President Obama’s most important scientific political initiative, the decree that gave the green light to public research using stem cells, has been rendered null and void by the decision of a federal judge in Washington D.C. By declaring the presidential decree “illegal,” the judicial decision brings research in progress in scores of laboratories to a standstill and returns the planet’s best mechanism of biomedical research to the stagnation it was already suffering during former President Bush’s eight years in office. It is a decision against Obama, but also against scientific progress.

From its beginnings in the end of the 1980s, research with embryonic stem cells has been very determined by politics. Bearing in mind his base of evangelical voters, Bush aligned himself with the Christian right all the way through the end of his second term. The current lawsuit also has its origin in religious groups that consider week-old embryos, spares from in vitro fertilization frozen in clinics, to be human beings. In place of “killing them” to obtain the stem cells, the plaintiffs promote their “adoption” by sterile couples. Religious conservatism in Spain maintains these same ideas that also underlie their rejection of abortion.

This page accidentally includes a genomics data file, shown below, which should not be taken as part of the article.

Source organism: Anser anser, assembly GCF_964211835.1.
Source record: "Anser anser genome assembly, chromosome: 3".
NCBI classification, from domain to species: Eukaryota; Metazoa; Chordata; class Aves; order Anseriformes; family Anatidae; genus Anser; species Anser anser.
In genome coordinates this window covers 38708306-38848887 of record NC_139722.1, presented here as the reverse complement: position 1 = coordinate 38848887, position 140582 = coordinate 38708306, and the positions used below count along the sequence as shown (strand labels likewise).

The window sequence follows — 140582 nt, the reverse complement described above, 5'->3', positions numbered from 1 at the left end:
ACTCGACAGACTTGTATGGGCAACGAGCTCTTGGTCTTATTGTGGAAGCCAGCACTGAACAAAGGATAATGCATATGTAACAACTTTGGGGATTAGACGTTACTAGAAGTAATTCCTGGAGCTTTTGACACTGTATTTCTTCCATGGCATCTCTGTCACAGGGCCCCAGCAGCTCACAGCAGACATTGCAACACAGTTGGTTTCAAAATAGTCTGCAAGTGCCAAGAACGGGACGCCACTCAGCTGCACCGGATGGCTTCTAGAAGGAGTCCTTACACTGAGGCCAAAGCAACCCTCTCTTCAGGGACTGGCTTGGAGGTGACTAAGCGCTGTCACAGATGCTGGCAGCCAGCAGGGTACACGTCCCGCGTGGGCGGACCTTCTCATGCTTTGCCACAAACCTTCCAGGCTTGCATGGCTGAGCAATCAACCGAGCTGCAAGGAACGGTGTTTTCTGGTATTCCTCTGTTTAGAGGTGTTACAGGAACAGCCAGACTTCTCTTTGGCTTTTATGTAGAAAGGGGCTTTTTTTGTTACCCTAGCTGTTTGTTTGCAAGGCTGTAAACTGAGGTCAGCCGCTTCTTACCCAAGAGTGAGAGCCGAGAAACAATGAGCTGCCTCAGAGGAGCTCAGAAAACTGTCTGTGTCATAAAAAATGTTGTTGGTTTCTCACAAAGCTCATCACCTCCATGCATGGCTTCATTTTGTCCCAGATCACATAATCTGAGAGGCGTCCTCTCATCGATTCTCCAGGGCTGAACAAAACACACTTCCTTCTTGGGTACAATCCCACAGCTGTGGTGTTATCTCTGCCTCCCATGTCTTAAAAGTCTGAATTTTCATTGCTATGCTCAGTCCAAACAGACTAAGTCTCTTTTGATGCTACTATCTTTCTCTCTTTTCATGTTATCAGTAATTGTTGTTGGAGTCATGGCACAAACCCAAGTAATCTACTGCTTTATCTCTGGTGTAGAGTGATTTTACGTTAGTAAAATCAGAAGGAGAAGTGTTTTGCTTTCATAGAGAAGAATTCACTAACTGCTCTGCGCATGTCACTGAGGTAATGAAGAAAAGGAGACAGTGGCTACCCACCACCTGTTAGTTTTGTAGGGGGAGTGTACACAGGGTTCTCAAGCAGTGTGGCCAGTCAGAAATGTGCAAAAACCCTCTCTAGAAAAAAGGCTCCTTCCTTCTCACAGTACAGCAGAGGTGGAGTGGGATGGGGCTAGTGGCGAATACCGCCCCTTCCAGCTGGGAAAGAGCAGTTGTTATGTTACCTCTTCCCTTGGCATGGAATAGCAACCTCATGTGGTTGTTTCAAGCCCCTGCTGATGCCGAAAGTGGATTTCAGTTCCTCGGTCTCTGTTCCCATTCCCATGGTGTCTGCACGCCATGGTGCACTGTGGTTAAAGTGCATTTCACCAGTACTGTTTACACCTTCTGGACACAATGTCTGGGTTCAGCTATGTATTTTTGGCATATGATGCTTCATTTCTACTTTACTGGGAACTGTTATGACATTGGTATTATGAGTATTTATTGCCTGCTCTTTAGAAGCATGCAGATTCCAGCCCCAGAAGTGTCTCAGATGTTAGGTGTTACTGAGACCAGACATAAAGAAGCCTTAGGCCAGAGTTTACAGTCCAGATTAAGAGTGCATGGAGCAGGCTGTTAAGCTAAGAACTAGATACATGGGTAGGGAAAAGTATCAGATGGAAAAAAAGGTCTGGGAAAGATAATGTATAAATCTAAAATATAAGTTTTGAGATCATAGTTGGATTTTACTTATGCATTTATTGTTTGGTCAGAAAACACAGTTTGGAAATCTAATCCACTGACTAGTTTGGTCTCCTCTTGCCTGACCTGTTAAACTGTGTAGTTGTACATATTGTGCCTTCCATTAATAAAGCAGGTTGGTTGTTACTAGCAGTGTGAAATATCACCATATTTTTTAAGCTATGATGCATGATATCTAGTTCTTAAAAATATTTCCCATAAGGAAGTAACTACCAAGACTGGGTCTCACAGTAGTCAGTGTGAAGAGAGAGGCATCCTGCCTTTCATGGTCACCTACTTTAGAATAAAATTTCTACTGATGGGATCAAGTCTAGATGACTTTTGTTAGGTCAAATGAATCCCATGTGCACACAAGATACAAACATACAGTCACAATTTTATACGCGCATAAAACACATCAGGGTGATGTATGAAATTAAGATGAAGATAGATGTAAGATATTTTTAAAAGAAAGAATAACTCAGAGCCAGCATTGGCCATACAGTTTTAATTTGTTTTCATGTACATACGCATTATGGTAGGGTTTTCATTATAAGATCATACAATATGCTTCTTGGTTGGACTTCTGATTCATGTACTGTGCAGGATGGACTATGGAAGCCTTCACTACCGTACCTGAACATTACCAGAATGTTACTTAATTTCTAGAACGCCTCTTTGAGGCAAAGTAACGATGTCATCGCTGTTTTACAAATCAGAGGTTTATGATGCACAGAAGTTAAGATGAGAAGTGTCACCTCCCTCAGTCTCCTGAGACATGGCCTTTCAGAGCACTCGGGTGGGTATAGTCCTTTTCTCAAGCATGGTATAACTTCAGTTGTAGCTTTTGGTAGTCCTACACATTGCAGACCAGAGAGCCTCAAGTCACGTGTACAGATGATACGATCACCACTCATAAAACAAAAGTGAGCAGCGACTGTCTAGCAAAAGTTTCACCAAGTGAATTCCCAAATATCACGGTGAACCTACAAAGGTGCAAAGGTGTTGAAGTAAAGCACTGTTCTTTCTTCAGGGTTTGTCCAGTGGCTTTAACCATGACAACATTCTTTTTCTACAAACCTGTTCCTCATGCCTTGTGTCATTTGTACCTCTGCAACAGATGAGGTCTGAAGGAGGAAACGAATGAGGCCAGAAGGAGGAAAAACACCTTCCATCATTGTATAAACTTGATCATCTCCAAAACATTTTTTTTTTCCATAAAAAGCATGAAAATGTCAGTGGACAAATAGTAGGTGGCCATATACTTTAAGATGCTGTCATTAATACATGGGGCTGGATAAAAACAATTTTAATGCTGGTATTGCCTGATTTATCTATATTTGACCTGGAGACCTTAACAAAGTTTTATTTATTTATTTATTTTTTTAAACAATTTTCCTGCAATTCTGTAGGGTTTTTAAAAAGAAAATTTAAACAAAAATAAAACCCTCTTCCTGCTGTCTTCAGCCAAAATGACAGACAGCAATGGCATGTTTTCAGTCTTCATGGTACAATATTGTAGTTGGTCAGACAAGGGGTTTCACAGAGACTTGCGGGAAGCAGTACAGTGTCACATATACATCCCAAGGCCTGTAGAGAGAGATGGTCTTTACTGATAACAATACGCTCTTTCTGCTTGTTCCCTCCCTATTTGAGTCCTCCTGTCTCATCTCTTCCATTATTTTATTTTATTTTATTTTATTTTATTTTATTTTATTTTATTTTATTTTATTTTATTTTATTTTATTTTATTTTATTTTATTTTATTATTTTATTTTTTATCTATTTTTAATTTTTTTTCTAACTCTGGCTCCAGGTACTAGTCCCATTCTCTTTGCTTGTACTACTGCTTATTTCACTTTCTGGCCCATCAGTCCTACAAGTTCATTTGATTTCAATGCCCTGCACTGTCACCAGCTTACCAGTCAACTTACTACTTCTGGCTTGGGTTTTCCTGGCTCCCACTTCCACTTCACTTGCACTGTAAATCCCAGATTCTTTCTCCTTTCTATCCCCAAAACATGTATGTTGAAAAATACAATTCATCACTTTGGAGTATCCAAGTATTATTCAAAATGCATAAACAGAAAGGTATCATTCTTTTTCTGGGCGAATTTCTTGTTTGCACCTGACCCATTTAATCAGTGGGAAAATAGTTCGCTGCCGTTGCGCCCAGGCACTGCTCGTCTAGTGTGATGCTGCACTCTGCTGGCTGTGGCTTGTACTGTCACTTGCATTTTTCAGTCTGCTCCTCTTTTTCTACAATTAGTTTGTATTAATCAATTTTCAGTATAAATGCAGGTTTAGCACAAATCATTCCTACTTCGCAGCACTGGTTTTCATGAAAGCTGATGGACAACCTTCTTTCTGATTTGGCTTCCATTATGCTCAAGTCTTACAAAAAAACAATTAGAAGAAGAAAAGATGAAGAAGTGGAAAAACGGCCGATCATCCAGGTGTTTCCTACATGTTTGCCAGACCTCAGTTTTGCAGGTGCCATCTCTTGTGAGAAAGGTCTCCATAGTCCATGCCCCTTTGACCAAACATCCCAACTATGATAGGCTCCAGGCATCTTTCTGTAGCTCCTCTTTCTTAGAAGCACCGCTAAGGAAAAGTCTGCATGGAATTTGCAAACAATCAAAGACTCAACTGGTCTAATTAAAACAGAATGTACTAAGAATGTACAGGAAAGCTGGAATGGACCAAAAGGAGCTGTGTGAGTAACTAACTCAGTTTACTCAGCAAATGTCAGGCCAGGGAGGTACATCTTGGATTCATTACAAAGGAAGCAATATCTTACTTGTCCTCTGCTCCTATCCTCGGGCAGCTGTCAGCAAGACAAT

The admission to procedure of the lawsuit by Chief Judge Royce Lambert is, without a doubt, not based on religious premises, but rather on a clearly judicial argument. In the United States, a law prohibits the destruction of embryos to obtain stem cell lines. To avoid this obstacle, Obama’s decree only permitted public research with already established cell lines that do not destroy embryos. But Judge Lambert interpreted that if the first step of the research involves the destruction of an embryo, the entire research implies it as well.

For 10 years, North American scientists were pulled away from one of the greatest lines of biomedical research, one that promised to find treatments for now incurable diseases in the near future. It seemed that these adverse times had come to an end with Obama. Now it is obvious that this is not true and that the matter could require a more ambitious legal reform than a presidential decree. If he wants to do it, Obama will not lack support, even from a part of his political adversaries.